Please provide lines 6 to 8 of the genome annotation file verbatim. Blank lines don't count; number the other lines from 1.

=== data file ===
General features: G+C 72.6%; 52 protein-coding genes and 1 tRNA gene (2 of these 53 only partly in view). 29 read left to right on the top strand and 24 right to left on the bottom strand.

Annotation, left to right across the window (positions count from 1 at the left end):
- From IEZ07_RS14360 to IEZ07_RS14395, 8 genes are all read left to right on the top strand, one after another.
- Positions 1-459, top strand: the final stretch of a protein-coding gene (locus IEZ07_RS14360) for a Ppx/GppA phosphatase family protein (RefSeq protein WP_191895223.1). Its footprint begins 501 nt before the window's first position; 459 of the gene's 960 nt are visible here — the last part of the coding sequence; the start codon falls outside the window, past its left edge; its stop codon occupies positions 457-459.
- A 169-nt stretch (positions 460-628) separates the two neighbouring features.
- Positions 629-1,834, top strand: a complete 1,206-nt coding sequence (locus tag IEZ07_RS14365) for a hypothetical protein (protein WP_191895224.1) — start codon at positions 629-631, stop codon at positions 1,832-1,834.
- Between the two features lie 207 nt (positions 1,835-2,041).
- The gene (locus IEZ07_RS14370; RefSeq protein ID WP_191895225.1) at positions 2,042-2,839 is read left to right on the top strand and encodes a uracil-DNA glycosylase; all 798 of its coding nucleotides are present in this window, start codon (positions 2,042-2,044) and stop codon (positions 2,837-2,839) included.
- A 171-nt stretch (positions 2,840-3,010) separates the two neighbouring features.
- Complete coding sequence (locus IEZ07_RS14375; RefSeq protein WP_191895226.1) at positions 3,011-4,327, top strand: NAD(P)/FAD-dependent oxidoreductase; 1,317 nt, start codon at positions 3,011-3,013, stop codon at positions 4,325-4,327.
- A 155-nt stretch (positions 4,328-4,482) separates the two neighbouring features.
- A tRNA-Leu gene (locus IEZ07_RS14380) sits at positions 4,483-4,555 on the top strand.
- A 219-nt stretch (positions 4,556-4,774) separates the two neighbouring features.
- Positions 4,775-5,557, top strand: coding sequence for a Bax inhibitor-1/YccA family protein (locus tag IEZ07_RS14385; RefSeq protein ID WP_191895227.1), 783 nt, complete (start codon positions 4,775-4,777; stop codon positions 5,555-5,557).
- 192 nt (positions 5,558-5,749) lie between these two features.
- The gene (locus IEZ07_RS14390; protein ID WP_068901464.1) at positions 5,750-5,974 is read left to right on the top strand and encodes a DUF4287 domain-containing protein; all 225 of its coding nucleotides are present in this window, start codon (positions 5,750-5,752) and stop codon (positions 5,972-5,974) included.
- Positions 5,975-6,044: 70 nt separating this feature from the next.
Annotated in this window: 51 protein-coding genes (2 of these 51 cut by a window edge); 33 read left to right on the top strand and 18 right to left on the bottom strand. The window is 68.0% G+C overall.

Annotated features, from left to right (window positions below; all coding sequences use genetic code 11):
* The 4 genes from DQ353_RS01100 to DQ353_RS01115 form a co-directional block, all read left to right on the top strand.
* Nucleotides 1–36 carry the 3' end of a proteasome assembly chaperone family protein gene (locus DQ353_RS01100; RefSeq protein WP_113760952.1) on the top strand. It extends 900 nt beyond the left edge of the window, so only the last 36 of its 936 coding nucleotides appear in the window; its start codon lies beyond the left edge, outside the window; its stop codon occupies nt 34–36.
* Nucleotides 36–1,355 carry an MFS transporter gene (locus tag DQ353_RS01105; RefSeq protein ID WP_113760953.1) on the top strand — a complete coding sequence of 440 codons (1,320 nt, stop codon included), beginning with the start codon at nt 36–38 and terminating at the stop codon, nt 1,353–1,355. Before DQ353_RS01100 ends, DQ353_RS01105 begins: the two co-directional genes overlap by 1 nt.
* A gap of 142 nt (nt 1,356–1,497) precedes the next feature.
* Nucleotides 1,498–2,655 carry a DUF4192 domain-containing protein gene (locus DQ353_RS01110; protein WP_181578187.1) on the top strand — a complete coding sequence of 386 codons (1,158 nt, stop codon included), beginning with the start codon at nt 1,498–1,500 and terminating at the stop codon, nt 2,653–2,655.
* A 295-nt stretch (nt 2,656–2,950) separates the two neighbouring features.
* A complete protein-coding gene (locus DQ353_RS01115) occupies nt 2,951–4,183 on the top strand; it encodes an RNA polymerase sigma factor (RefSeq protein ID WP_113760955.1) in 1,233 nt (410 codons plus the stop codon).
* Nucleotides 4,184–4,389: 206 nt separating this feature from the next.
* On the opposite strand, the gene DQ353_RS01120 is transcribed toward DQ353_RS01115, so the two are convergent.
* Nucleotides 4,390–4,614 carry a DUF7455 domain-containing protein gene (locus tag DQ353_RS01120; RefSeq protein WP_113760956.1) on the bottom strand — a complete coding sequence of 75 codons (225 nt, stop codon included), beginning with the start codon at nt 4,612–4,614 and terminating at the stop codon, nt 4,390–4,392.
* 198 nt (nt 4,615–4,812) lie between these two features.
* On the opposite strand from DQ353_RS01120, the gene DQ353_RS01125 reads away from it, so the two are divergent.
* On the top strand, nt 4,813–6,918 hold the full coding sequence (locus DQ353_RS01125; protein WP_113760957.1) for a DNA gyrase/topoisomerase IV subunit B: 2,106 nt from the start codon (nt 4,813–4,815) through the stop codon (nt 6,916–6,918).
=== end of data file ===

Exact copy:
- Positions 629-1,834, top strand: a complete 1,206-nt coding sequence (locus tag IEZ07_RS14365) for a hypothetical protein (protein WP_191895224.1) — start codon at positions 629-631, stop codon at positions 1,832-1,834.
- Between the two features lie 207 nt (positions 1,835-2,041).
- The gene (locus IEZ07_RS14370; RefSeq protein ID WP_191895225.1) at positions 2,042-2,839 is read left to right on the top strand and encodes a uracil-DNA glycosylase; all 798 of its coding nucleotides are present in this window, start codon (positions 2,042-2,044) and stop codon (positions 2,837-2,839) included.